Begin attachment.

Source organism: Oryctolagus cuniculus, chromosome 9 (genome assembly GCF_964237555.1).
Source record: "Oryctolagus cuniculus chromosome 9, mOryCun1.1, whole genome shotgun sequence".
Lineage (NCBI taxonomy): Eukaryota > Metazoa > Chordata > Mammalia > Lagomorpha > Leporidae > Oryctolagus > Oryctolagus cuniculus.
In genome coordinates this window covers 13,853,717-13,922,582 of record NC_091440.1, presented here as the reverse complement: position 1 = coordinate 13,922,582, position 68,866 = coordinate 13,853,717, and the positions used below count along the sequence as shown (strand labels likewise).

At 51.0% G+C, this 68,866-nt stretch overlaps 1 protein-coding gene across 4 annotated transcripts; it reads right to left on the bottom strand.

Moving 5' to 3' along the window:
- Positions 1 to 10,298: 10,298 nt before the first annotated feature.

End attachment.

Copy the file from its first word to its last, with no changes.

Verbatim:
Source organism: Oryctolagus cuniculus, chromosome 9 (genome assembly GCF_964237555.1).
Source record: "Oryctolagus cuniculus chromosome 9, mOryCun1.1, whole genome shotgun sequence".
Lineage (NCBI taxonomy): Eukaryota > Metazoa > Chordata > Mammalia > Lagomorpha > Leporidae > Oryctolagus > Oryctolagus cuniculus.
In genome coordinates this window covers 13,853,717-13,922,582 of record NC_091440.1, presented here as the reverse complement: position 1 = coordinate 13,922,582, position 68,866 = coordinate 13,853,717, and the positions used below count along the sequence as shown (strand labels likewise).

At 51.0% G+C, this 68,866-nt stretch overlaps 1 protein-coding gene across 4 annotated transcripts; it reads right to left on the bottom strand.

Moving 5' to 3' along the window:
- Positions 1 to 10,298: 10,298 nt before the first annotated feature.